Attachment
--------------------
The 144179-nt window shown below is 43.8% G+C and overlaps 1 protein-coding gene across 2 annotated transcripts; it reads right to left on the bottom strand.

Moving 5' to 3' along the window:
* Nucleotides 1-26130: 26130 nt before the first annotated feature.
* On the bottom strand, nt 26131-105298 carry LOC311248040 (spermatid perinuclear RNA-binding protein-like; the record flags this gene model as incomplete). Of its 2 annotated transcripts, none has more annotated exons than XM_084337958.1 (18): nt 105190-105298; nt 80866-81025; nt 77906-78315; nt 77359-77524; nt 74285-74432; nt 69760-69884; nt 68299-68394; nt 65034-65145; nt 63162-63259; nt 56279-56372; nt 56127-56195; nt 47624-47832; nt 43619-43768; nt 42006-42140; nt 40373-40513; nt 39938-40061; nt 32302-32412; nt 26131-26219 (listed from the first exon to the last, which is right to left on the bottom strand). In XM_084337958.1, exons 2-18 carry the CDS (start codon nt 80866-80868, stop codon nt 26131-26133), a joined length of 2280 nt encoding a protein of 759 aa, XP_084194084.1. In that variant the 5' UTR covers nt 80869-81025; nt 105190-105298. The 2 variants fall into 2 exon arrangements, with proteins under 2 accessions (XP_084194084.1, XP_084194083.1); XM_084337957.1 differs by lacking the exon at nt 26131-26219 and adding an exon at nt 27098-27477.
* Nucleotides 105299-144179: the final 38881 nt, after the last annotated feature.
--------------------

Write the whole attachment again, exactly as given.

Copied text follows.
The 144179-nt window shown below is 43.8% G+C and overlaps 1 protein-coding gene across 2 annotated transcripts; it reads right to left on the bottom strand.

Moving 5' to 3' along the window:
* Nucleotides 1-26130: 26130 nt before the first annotated feature.
* On the bottom strand, nt 26131-105298 carry LOC311248040 (spermatid perinuclear RNA-binding protein-like; the record flags this gene model as incomplete). Of its 2 annotated transcripts, none has more annotated exons than XM_084337958.1 (18): nt 105190-105298; nt 80866-81025; nt 77906-78315; nt 77359-77524; nt 74285-74432; nt 69760-69884; nt 68299-68394; nt 65034-65145; nt 63162-63259; nt 56279-56372; nt 56127-56195; nt 47624-47832; nt 43619-43768; nt 42006-42140; nt 40373-40513; nt 39938-40061; nt 32302-32412; nt 26131-26219 (listed from the first exon to the last, which is right to left on the bottom strand). In XM_084337958.1, exons 2-18 carry the CDS (start codon nt 80866-80868, stop codon nt 26131-26133), a joined length of 2280 nt encoding a protein of 759 aa, XP_084194084.1. In that variant the 5' UTR covers nt 80869-81025; nt 105190-105298. The 2 variants fall into 2 exon arrangements, with proteins under 2 accessions (XP_084194084.1, XP_084194083.1); XM_084337957.1 differs by lacking the exon at nt 26131-26219 and adding an exon at nt 27098-27477.
* Nucleotides 105299-144179: the final 38881 nt, after the last annotated feature.